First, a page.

If we ask the right questions, maybe we can come up with the right answers.

Hagop Akiskal MD of UCSD, favors the term, “hyperthymic,” a temperament opposite to “depressive.” Dr Akiskal views temperament as coexisting on the same spectrum with illness, ranging from advantageous to pathological.

The DSM views hypomania as an “episode” that is part of bipolar disorder, but, unlike depression, it is not considered an illness in its own right. People may act a bit strange when hypomanic, but they tend to be able to hold onto their jobs and personal relationships. Indeed, when hypomanic our productivity and creativity and sociability tend to make us the envy of the rest of the world.

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Are You There God? It's Me, Gidget, Neuroscience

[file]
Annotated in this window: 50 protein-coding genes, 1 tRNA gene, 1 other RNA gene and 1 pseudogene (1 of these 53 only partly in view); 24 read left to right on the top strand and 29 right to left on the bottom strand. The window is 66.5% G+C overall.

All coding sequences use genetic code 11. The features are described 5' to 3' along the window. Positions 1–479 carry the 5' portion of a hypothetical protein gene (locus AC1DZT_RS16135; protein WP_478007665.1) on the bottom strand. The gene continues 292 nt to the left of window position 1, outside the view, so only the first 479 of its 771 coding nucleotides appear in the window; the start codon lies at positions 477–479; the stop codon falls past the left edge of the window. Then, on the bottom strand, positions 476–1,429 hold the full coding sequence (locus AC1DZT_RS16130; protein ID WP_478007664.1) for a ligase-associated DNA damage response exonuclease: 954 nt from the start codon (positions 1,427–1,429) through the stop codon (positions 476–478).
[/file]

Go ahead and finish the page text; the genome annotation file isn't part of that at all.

my family: persistently more happy and optimistic than normal.

Hyperthymic Personality Disorder – General Practice Notebook

Individuals with a hyperthymic personality disorders are persistently more happy and optimistic than normal.

They have marked enthusiasm for life but on the other hand tend to be rash and show poor judgement.

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link, Neuroscience

Hyperthymic Personality

Link: Hyperthymic Personality

Now, the better question would be, what if there is no depression? Can people just have mild mania? And the answer to that is at one level it appears that God or nature or Darwin or whoever evolved our brains or created our brains did it in such a way that it doesn’t seem that episodic, mild mania can happen by itself. It has not really been described that people can have intermittent hypomania and nothing else, no depression. It can happen, but it’s probably rare. Just having manic episodes without depressive episodes is reported in maybe 5 to 10 percent of bipolar patients, and we don’t really know if just having hypomanic episodes can happen.